Yes, you can impart various actions on this lure, but for beginners, it’s best to just straight retrieve it back to you.

To know if you’re reeling at the right speed, you should feel a bump every few seconds and that is the bottom letting you know you’re in the strike zone.

Between these two hooks and a single lure profile, you can confidently catch fish in any region of the country.


catch fish in the dirtiest water

The goal is to put you in the best situation to trigger as many strikes as possible.

Once you build up confidence in a white 3.5-inch paddletail, then you can begin to branch out and experiment with different lure styles.

This was my strategy back when I was making the switch from bass fishing to inshore saltwater fishing and it paid off BIG TIME.

What other questions come to mind regarding beginner artificial lure mistakes??

Let me know if you made any of these mistakes and how you were able to learn from and overcome them down in the comments!!

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Chris Wilson
9 months ago

My son and I struggle with artificial but we do take a couple hours each trip to use them. I struggle with speed, never sure how fast to reel in the paddle tails, I will start to look out for the knock now.

Tom Widman
9 months ago

Super job. Thanks for simplifying things and I really appreciate that you are not going over the top with SS lures and jigheads. You make a lot of sense and I am not new to all of this but I find myself going out with gallon ziplock bags of lures (SS, Gulp and Zmann) and 4-6 rods. I really need to minimize my gear. Thank you and I will try to limit myself to the basics. Again I really appreciate your candor.

Scott Vollmer
10 months ago

Great instructions on how to avoid my personal nemesis of paralysis from over analysis. Thanks

William Clifford
9 months ago
Reply to  Scott Vollmer

Well said,

Steven Free
10 months ago

I got a biiiig tip that ALL inshore anglers need to know and that is study and read and know how to read and dish the tides you can be a master at all lures but unless your always fishing in mosquito lagoon where no tides come into play you REALLY need to be able to read and fish in different tidal situations whether it be incoming or outgoing thanks for the info and as always all you do😉👍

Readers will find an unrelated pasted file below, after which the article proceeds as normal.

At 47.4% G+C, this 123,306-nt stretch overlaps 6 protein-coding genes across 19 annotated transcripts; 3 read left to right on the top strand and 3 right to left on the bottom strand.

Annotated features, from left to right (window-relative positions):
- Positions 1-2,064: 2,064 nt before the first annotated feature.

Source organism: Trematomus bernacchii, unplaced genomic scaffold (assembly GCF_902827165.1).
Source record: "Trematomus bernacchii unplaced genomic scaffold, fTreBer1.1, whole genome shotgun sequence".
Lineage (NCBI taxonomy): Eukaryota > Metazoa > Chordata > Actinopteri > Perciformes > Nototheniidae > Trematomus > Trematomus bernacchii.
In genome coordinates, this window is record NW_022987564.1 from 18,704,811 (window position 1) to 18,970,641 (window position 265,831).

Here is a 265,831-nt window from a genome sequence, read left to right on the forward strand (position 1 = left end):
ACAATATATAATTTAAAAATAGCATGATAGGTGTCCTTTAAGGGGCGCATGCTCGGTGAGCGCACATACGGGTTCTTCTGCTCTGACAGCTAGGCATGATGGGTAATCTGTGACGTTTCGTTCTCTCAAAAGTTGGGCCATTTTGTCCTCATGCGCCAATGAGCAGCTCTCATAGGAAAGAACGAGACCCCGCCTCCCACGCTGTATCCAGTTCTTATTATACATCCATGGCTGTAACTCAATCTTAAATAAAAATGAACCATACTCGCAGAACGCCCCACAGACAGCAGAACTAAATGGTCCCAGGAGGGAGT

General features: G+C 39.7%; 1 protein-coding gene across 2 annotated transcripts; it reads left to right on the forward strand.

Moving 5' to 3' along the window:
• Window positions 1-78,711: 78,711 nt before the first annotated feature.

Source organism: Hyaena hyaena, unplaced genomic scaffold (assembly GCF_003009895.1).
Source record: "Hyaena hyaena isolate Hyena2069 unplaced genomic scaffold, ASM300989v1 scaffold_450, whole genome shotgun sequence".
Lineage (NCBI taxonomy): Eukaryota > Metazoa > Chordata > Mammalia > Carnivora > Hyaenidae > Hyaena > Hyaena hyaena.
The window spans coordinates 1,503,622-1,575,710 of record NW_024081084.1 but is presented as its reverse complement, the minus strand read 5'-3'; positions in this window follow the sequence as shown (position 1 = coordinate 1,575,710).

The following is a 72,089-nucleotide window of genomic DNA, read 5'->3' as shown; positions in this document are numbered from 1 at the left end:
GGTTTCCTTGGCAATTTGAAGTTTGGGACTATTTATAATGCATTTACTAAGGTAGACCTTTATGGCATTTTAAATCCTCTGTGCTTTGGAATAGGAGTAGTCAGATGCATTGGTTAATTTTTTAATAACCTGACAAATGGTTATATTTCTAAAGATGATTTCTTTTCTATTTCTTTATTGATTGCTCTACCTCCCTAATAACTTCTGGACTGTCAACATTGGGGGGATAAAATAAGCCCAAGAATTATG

Rick Daniel
10 months ago

Hi Pat,
This is probably one of your best instructional videos. I’ve been a SS member for a few years now and have come to learn these techniques but I seem to get amnesia when I’m on the water! 🙄 With enough repetition on these great tips I should continue to build my confidence out there. Thank you!

Ken Langenhahn
10 months ago

Thank you Pat I’ve been mostly, well almost all of the time using the hooks and letting them sink before bringing them back. Why I haven’t gone to the jig in deeper water is beyond me but makes sense. I’m living in the north Padre area and fish the Laguna most of the time and because of all the weeds I have to go weedless. I’ll try bringing the paddle tail up and hide the hook on the jig is what I’ll try next. Although that will probably affect the way I’ll need to retrieve. Probably more on the lines of a rod tip up, popping and sinking I’m guessing?

Rick Mayo
10 months ago

Great job, Pat! This should many.

Art Heiter
10 months ago

Sure packed a lot of nice tips into this one. Good stuff…

Evan Jacobs
10 months ago

Pat- this is awesome! Keeping it simple with lures is huge. It took me a while to get confident with lures but now it’s what I use 90% of the time! Good stuff man.

Omer Dumais
10 months ago

Thanks Pat, always good to hear from a coach that keeping it simple works, you and Luke are the two that focus on us not so great fishing guys the most. Greatly appreciated. Other coaches cater to the hard core guys that go crazy with many tactics, fine for them but lost on guys like me. Please don’t forget us that are struggling to get a few fish. RV on and keep up the helpful stuff.